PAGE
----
When I became Head of London College of Fashion, I knew that fashion had the enormous potential to reach beyond the catwalk. So, we have extended our teaching of fashion to include Psychology, Cosmetic Science, Sociology and Material Engineering to challenge what fashion is and how to bring alternative materials and processes to explore how our bodies interact with the world around us. We have developed courses that bring fashion and technology together to create a better human experience. We are investing in research and innovation, supporting major and developing brands to consider their relationship to fashion and technology and we were recently awarded one of nine multi million-pound grants from the Arts and Humanities Research Council for a Creative Cluster to turbo charge our research and thinking in this area.
So what next for London College of Fashion?
The headline news and the other reason we are celebrating here tonight is that in 2022 we will move from our current 6 sites to a brand new single campus at the Queen Elizabeth Olympic Park. Along with our partners on the Stratford Waterfront site- V and A, Saddlers Wells and the BBC we will create a new education and cultural destination for London.
We are already working to bring the benefits of this wonderful development to the area. East London has some of the most deprived boroughs in the UK and a growing population of young people. We all know that deprivation comes hand-in-hand with social issues such as ill-health, poor education, crime and social isolation. Working with specialist partners such as, Poplar Harca, Community Links, Bow Arts and Family Action as well as schools, families and communities we are actively trying to find long term solutions and new approaches to the problems of social depravation and lack of social mobility. With skills and training come opportunities for jobs, and so we are extending the College’s Making for Change unit into Poplar East London as part of a new community space Poplar Works. This will provide accredited training, employment opportunities and enterprise support programmes predominantly for women from marginalized community groups.
The story of fashion is the story of technology – fashion because of our rapidly changing world of technology is shifting at great speed. Technology is helping us address the negative issues from the industry of environmental degradation and modern slavery. It gives us the opportunity to be at the forefront of this thinking and to be at the centre of fashion-tech which will drive the solutions. This is why we have launched the Fashion District – an ambitious partnership of businesses, technologists, incubator specialists, East London boroughs as well as the BFC and UKFT. Here we are devising ways to nurture talent, create new jobs and innovative products that look to exploit the possibilities that technology and fashion bring. Skills, training and the incubating of new businesses will be central to the work of the ‘Fashion District’.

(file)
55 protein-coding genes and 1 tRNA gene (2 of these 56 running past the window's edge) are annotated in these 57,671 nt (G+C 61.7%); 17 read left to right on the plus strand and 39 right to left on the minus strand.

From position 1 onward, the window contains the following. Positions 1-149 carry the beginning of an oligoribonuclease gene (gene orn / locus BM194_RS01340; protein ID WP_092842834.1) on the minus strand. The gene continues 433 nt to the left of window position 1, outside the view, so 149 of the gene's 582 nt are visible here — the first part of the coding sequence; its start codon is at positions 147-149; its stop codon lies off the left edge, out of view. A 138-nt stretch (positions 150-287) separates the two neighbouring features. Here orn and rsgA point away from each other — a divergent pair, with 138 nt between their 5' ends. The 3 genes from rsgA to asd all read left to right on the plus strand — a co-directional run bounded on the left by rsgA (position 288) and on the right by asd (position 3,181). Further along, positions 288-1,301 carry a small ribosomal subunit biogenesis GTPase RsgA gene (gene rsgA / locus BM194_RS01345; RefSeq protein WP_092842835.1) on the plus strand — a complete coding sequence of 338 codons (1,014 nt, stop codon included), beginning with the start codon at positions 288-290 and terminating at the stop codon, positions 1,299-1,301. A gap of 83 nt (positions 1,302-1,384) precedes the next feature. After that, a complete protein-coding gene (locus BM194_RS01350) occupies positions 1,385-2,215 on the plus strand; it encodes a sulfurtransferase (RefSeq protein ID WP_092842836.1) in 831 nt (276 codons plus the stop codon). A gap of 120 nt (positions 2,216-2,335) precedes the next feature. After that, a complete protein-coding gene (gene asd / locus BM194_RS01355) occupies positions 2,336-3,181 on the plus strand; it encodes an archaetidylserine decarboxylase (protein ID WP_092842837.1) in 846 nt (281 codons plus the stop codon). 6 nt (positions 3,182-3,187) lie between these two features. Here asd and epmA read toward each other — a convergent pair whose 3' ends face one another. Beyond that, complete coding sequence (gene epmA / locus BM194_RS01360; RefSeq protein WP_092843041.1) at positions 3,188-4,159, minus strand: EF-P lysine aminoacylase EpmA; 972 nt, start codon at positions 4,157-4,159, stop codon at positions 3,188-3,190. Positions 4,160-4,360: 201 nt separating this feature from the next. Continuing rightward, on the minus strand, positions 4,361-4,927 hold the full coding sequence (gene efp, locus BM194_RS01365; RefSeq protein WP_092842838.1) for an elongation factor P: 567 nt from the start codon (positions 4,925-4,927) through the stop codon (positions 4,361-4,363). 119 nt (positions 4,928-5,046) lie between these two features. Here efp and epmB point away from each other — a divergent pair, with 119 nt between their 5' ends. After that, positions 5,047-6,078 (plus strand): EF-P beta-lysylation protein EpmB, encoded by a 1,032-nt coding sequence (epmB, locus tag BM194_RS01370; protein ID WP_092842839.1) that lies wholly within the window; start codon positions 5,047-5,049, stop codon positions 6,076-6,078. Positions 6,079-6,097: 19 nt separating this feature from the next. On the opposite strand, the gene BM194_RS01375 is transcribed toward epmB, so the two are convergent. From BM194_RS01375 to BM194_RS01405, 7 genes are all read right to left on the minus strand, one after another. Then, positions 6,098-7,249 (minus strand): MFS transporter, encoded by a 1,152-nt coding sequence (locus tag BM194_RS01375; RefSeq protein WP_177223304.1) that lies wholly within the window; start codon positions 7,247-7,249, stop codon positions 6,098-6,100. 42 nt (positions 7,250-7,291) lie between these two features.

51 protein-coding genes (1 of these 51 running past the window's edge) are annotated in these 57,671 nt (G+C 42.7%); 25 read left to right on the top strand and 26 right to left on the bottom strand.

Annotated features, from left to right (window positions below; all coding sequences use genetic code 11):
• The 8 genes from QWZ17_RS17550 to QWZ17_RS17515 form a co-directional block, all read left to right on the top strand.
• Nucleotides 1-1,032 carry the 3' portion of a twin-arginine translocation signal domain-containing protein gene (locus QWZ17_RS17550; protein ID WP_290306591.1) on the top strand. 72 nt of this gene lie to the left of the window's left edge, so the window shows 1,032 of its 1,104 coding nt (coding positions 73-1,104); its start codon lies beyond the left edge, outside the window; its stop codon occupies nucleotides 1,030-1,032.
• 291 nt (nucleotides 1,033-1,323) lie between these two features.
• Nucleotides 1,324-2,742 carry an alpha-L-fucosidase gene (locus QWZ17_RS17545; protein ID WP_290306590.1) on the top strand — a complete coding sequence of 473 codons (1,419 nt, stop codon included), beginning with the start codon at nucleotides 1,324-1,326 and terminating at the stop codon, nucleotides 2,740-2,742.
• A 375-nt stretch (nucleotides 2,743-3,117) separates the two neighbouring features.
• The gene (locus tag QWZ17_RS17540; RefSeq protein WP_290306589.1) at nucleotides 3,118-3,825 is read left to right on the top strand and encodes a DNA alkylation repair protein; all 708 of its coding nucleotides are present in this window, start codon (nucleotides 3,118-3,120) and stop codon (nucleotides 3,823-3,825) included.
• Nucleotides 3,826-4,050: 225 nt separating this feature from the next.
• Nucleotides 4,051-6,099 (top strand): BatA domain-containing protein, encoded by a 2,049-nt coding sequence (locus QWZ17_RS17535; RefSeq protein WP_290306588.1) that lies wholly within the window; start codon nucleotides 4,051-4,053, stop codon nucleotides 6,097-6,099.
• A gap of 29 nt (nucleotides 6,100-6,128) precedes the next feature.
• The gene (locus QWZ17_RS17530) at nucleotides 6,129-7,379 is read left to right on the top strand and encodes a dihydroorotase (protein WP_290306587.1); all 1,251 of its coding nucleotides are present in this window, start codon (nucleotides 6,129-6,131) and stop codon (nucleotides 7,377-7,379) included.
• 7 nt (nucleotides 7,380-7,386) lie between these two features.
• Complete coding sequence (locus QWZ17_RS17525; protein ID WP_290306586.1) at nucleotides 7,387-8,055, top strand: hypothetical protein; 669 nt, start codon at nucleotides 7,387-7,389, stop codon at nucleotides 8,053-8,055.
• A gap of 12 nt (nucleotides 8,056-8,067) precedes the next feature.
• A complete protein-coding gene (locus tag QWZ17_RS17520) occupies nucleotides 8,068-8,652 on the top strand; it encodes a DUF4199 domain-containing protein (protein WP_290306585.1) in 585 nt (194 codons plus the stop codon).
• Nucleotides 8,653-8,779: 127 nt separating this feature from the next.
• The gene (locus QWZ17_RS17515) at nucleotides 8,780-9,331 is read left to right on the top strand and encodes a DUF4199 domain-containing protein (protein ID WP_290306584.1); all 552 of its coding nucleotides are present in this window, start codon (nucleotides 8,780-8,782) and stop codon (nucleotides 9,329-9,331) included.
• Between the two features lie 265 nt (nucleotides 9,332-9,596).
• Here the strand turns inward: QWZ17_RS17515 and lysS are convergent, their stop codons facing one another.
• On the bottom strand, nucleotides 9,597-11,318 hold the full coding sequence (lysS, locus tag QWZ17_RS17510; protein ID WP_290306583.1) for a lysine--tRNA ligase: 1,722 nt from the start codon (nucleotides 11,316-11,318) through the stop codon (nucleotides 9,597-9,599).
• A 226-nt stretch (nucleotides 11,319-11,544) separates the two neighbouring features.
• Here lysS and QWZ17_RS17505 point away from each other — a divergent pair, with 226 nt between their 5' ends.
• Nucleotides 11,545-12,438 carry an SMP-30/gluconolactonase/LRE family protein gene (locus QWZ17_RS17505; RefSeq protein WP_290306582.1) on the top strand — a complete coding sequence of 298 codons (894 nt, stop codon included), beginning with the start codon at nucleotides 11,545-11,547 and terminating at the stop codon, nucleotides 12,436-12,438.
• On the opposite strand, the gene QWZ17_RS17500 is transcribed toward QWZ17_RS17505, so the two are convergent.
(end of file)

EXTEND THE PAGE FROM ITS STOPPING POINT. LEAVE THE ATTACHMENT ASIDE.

What I hope you all gather from this evening is that we have demonstrated the power and possibility of fashion in tacklingand addressing equality, social mobility, diversity and sustainability. We have come a long way in our 10 years of Better Lives work. When we started we saw how fashion as a discipline might expand its influence, countering its stereotype as lightweight and not worthy of research. Through our Better Lives agenda, we have redefined the purpose of fashion putting sustainability and social responsibility at the heart of what we do. By reaching out to communities to develop skills, learning and jobs; educating our students and graduates in sustainable, enterprising business models; working with industry partners on new ways of working with the latest technologies, we have raised the bar for what fashion is and might be. In our new home London College of Fashion will be at the heart of this revolution and our students and graduates will be the agitators and change-makers of tomorrow. We plan to change the industry from the inside out.
As I draw these few words to a close and leave you free to view our exhibits and enjoy the splendour of our surroundings I want to take this opportunity to again thank her Royal Highness for all her support over the years as well as so many of you here tonight. You have championed this work from the beginning. Without your support these initiatives would not have been possible. We have achieved so much together over these ten incredible years, but the work does not stop here. I am excited about the challenges that lie ahead and look forward to working with all of you as we move forward into our new building!